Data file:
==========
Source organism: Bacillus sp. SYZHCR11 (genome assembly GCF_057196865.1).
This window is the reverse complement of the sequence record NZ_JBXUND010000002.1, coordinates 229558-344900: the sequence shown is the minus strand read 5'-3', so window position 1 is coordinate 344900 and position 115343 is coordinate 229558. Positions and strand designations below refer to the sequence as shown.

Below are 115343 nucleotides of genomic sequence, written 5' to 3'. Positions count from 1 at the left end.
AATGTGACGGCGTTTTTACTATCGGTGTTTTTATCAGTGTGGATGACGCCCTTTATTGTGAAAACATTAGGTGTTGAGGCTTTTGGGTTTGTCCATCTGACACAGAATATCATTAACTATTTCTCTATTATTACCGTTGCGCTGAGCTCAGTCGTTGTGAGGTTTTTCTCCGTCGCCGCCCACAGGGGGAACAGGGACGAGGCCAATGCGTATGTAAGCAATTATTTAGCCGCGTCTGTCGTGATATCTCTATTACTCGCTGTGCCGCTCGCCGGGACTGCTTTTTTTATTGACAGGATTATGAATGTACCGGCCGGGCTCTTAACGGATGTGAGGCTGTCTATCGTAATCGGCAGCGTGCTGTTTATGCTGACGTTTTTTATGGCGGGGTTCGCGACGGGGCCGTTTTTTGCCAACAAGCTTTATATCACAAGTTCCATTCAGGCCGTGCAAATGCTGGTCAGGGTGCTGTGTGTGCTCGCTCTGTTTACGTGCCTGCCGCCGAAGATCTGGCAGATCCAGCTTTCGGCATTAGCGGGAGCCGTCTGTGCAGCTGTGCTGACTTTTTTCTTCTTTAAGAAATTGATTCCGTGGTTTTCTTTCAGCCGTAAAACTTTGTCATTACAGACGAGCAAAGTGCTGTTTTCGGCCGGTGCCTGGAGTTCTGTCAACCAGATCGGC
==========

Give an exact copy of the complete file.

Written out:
Source organism: Bacillus sp. SYZHCR11 (genome assembly GCF_057196865.1).
This window is the reverse complement of the sequence record NZ_JBXUND010000002.1, coordinates 229558-344900: the sequence shown is the minus strand read 5'-3', so window position 1 is coordinate 344900 and position 115343 is coordinate 229558. Positions and strand designations below refer to the sequence as shown.

Below are 115343 nucleotides of genomic sequence, written 5' to 3'. Positions count from 1 at the left end.
AATGTGACGGCGTTTTTACTATCGGTGTTTTTATCAGTGTGGATGACGCCCTTTATTGTGAAAACATTAGGTGTTGAGGCTTTTGGGTTTGTCCATCTGACACAGAATATCATTAACTATTTCTCTATTATTACCGTTGCGCTGAGCTCAGTCGTTGTGAGGTTTTTCTCCGTCGCCGCCCACAGGGGGAACAGGGACGAGGCCAATGCGTATGTAAGCAATTATTTAGCCGCGTCTGTCGTGATATCTCTATTACTCGCTGTGCCGCTCGCCGGGACTGCTTTTTTTATTGACAGGATTATGAATGTACCGGCCGGGCTCTTAACGGATGTGAGGCTGTCTATCGTAATCGGCAGCGTGCTGTTTATGCTGACGTTTTTTATGGCGGGGTTCGCGACGGGGCCGTTTTTTGCCAACAAGCTTTATATCACAAGTTCCATTCAGGCCGTGCAAATGCTGGTCAGGGTGCTGTGTGTGCTCGCTCTGTTTACGTGCCTGCCGCCGAAGATCTGGCAGATCCAGCTTTCGGCATTAGCGGGAGCCGTCTGTGCAGCTGTGCTGACTTTTTTCTTCTTTAAGAAATTGATTCCGTGGTTTTCTTTCAGCCGTAAAACTTTGTCATTACAGACGAGCAAAGTGCTGTTTTCGGCCGGTGCCTGGAGTTCTGTCAACCAGATCGGC